According to today’s Telegraph, the crowd which certifies which food can be labeled “organic” is considering whether food which is currently labeled “organic” but which is flown into Britain could lose its organic status.
Their stated motivation is simple: they want to reduce greenhouse gas emissions from flights.
That seems admirable, but – if that’s the motivation – then they’re being idiots.
Idiots! The organic movement has built a brand and managed to change the way people think about food around the world. If “food miles” is their real issue then attack the issue, don’t muddy their brand. Don’t be dishonest about it either.
All that changing the definition of organic will do is remove any financial motivation for overseas farmers who currently export to the UK to grow food to organic standards. If there is no market for them, then there is no motivation. So the supply of organic food in the UK will shrink and prices will go up accordingly. Not forgetting that it costs much more to produce food in the UK, which is why it’s financially viable to import so much food.
So prices will go up and less people will eat organic food because many people will do the math and think it is not worth it.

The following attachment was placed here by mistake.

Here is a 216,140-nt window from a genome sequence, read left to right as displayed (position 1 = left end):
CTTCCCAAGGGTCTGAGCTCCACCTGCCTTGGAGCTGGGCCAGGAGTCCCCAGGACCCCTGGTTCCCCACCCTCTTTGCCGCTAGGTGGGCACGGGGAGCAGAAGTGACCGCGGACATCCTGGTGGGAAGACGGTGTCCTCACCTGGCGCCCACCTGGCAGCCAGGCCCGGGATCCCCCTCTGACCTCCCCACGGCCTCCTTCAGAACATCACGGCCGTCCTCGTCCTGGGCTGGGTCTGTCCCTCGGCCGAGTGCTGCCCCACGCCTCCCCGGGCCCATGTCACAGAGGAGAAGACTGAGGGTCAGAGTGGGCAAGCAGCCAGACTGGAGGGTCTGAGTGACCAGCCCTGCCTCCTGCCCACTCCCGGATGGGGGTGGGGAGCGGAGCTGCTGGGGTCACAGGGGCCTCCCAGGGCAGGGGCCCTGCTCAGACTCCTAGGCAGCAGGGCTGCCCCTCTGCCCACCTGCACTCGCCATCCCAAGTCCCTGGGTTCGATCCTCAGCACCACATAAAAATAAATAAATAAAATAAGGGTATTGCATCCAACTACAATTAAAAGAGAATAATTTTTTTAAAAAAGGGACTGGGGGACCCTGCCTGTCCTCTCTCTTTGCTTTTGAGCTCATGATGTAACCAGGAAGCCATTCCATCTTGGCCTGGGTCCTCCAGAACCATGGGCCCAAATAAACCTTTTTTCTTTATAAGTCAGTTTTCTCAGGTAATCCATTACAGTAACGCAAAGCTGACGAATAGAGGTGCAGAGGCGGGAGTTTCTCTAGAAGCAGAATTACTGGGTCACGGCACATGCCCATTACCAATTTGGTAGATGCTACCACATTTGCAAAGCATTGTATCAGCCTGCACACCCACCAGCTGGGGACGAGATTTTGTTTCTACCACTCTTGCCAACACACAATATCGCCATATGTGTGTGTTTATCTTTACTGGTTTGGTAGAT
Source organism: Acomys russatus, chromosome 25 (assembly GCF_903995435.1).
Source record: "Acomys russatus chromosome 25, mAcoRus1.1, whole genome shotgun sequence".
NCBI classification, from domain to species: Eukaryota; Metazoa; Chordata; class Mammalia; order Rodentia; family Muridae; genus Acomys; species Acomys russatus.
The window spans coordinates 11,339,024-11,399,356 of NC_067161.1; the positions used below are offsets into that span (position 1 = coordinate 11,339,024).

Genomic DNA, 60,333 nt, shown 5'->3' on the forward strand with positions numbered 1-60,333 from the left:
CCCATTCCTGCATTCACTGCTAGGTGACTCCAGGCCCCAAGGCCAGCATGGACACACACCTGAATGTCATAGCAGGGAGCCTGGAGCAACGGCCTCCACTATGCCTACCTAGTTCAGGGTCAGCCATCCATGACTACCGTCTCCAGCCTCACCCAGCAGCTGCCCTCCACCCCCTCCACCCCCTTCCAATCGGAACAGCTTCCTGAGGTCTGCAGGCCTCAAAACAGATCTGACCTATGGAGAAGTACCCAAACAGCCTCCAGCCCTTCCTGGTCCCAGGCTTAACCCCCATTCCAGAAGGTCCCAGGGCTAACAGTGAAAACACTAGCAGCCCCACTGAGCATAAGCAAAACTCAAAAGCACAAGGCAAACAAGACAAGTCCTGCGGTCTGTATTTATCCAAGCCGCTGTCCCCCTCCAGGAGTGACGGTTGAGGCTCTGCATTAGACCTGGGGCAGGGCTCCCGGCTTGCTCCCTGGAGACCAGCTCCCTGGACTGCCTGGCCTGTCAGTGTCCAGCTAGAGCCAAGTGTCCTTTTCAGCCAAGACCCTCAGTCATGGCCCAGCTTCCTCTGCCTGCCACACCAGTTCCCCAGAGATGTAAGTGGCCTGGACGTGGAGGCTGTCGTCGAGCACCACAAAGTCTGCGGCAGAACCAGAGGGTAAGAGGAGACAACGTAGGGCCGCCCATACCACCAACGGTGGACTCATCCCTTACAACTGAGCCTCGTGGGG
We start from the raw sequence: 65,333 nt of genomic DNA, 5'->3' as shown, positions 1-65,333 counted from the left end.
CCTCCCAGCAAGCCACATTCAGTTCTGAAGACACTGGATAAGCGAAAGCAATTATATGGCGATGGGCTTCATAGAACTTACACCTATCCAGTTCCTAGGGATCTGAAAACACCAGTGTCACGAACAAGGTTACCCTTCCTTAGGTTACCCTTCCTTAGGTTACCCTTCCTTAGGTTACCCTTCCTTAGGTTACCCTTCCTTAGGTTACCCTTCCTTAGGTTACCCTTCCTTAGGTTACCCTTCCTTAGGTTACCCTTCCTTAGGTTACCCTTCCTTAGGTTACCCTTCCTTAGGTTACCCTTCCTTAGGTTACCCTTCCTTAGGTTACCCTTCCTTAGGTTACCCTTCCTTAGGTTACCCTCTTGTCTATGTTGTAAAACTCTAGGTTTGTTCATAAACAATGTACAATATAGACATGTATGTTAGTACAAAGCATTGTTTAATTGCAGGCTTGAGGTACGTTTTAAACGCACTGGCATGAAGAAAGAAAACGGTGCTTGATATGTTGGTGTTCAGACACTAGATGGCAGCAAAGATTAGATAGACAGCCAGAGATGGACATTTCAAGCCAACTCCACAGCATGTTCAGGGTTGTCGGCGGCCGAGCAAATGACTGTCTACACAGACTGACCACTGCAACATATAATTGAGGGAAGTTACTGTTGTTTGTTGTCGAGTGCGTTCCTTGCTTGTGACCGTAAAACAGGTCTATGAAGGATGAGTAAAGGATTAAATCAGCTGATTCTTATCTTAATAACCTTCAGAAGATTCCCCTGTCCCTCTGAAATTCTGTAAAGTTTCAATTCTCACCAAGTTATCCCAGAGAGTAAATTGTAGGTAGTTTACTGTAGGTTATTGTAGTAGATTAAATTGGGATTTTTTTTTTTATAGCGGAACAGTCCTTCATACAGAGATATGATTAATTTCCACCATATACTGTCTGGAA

In fact, having written that last sentence .. I wonder if I’m being naive … is this just a cunning ploy to reduce competition in their market niche? Is “It’s not organic if it is from overseas” really just a “Buy British” message dressed up as “save the planet”?
Anyway. I hope they don’t do it because it’ll muddy the meaning of good name of the organic concept, which can’t be a good thing.
Another option – which is mentioned in the article – is that they may propose labeling food with the “food miles” instead. That’s a good idea … sort of. My bag of Israeli organic beans will tell me how many miles it flew to get to me. I already know that Israel is a long way away from here but the number of miles will make it more concrete.
I just hope that they’re honest about that too. If my bag of organic beans from Israel was the only passenger on the flight and used all that fuel then I’d like to know that … but I’d also like to know the size of the aircraft too. If it was one packet of 20,000 then I’d like to know that too. The number of miles it has flown is irrelevant without all of the facts.
BTW: There’re a number of conflicts here, none of which is simple. I don’t want to ruin the environment … but I also want to be able to afford good quality, healthy food – my doctor tells me it is good for me. Nor do I want to rob overseas farm workers of their jobs. Nor do I want to support big supermarkets over local producers. None of it’s simple, but let’s be honest about the conflicts.